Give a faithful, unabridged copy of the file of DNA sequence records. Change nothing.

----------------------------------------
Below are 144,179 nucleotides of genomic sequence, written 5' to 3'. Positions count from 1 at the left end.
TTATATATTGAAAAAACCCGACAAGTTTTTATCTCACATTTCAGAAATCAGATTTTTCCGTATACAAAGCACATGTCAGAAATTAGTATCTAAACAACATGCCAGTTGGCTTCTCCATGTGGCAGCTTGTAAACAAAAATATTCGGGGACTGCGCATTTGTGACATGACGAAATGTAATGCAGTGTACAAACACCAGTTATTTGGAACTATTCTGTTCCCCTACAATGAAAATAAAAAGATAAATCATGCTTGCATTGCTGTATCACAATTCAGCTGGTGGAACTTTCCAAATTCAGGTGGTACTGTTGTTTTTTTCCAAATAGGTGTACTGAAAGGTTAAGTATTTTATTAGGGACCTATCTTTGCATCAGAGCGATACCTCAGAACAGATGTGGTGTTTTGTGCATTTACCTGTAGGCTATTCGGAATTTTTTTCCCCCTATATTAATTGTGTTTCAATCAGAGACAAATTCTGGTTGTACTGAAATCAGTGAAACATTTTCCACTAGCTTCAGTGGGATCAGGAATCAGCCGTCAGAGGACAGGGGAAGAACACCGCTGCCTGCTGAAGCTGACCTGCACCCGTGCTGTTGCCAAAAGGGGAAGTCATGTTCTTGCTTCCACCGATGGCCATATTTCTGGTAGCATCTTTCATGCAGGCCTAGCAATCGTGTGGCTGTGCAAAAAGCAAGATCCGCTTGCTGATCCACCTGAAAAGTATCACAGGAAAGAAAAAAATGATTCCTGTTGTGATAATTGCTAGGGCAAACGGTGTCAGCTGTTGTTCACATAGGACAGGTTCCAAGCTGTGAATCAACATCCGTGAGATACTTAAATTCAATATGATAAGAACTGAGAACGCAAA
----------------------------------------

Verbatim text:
Below are 144,179 nucleotides of genomic sequence, written 5' to 3'. Positions count from 1 at the left end.
TTATATATTGAAAAAACCCGACAAGTTTTTATCTCACATTTCAGAAATCAGATTTTTCCGTATACAAAGCACATGTCAGAAATTAGTATCTAAACAACATGCCAGTTGGCTTCTCCATGTGGCAGCTTGTAAACAAAAATATTCGGGGACTGCGCATTTGTGACATGACGAAATGTAATGCAGTGTACAAACACCAGTTATTTGGAACTATTCTGTTCCCCTACAATGAAAATAAAAAGATAAATCATGCTTGCATTGCTGTATCACAATTCAGCTGGTGGAACTTTCCAAATTCAGGTGGTACTGTTGTTTTTTTCCAAATAGGTGTACTGAAAGGTTAAGTATTTTATTAGGGACCTATCTTTGCATCAGAGCGATACCTCAGAACAGATGTGGTGTTTTGTGCATTTACCTGTAGGCTATTCGGAATTTTTTTCCCCCTATATTAATTGTGTTTCAATCAGAGACAAATTCTGGTTGTACTGAAATCAGTGAAACATTTTCCACTAGCTTCAGTGGGATCAGGAATCAGCCGTCAGAGGACAGGGGAAGAACACCGCTGCCTGCTGAAGCTGACCTGCACCCGTGCTGTTGCCAAAAGGGGAAGTCATGTTCTTGCTTCCACCGATGGCCATATTTCTGGTAGCATCTTTCATGCAGGCCTAGCAATCGTGTGGCTGTGCAAAAAGCAAGATCCGCTTGCTGATCCACCTGAAAAGTATCACAGGAAAGAAAAAAATGATTCCTGTTGTGATAATTGCTAGGGCAAACGGTGTCAGCTGTTGTTCACATAGGACAGGTTCCAAGCTGTGAATCAACATCCGTGAGATACTTAAATTCAATATGATAAGAACTGAGAACGCAAA